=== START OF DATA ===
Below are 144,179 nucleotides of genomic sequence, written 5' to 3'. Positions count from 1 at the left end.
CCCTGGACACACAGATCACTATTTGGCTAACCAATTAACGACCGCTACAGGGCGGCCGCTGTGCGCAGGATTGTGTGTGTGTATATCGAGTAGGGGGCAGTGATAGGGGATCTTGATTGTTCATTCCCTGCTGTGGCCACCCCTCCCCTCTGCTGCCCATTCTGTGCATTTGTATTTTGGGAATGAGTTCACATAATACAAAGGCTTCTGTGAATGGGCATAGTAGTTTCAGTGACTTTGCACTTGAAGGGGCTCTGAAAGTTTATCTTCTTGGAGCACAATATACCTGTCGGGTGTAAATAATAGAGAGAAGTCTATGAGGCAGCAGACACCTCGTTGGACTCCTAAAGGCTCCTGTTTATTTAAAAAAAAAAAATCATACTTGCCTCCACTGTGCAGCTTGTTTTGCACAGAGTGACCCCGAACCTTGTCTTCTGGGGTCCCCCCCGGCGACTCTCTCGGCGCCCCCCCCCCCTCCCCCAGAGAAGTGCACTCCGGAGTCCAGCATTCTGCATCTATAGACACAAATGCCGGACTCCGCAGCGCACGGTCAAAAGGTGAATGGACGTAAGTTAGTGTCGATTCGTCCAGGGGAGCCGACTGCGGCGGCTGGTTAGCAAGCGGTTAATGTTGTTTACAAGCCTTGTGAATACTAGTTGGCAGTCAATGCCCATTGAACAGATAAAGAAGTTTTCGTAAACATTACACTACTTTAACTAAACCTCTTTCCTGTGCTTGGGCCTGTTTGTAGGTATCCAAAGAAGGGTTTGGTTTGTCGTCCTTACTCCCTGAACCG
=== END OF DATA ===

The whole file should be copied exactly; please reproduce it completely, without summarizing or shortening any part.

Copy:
Below are 144,179 nucleotides of genomic sequence, written 5' to 3'. Positions count from 1 at the left end.
CCCTGGACACACAGATCACTATTTGGCTAACCAATTAACGACCGCTACAGGGCGGCCGCTGTGCGCAGGATTGTGTGTGTGTATATCGAGTAGGGGGCAGTGATAGGGGATCTTGATTGTTCATTCCCTGCTGTGGCCACCCCTCCCCTCTGCTGCCCATTCTGTGCATTTGTATTTTGGGAATGAGTTCACATAATACAAAGGCTTCTGTGAATGGGCATAGTAGTTTCAGTGACTTTGCACTTGAAGGGGCTCTGAAAGTTTATCTTCTTGGAGCACAATATACCTGTCGGGTGTAAATAATAGAGAGAAGTCTATGAGGCAGCAGACACCTCGTTGGACTCCTAAAGGCTCCTGTTTATTTAAAAAAAAAAAATCATACTTGCCTCCACTGTGCAGCTTGTTTTGCACAGAGTGACCCCGAACCTTGTCTTCTGGGGTCCCCCCCGGCGACTCTCTCGGCGCCCCCCCCCCCTCCCCCAGAGAAGTGCACTCCGGAGTCCAGCATTCTGCATCTATAGACACAAATGCCGGACTCCGCAGCGCACGGTCAAAAGGTGAATGGACGTAAGTTAGTGTCGATTCGTCCAGGGGAGCCGACTGCGGCGGCTGGTTAGCAAGCGGTTAATGTTGTTTACAAGCCTTGTGAATACTAGTTGGCAGTCAATGCCCATTGAACAGATAAAGAAGTTTTCGTAAACATTACACTACTTTAACTAAACCTCTTTCCTGTGCTTGGGCCTGTTTGTAGGTATCCAAAGAAGGGTTTGGTTTGTCGTCCTTACTCCCTGAACCG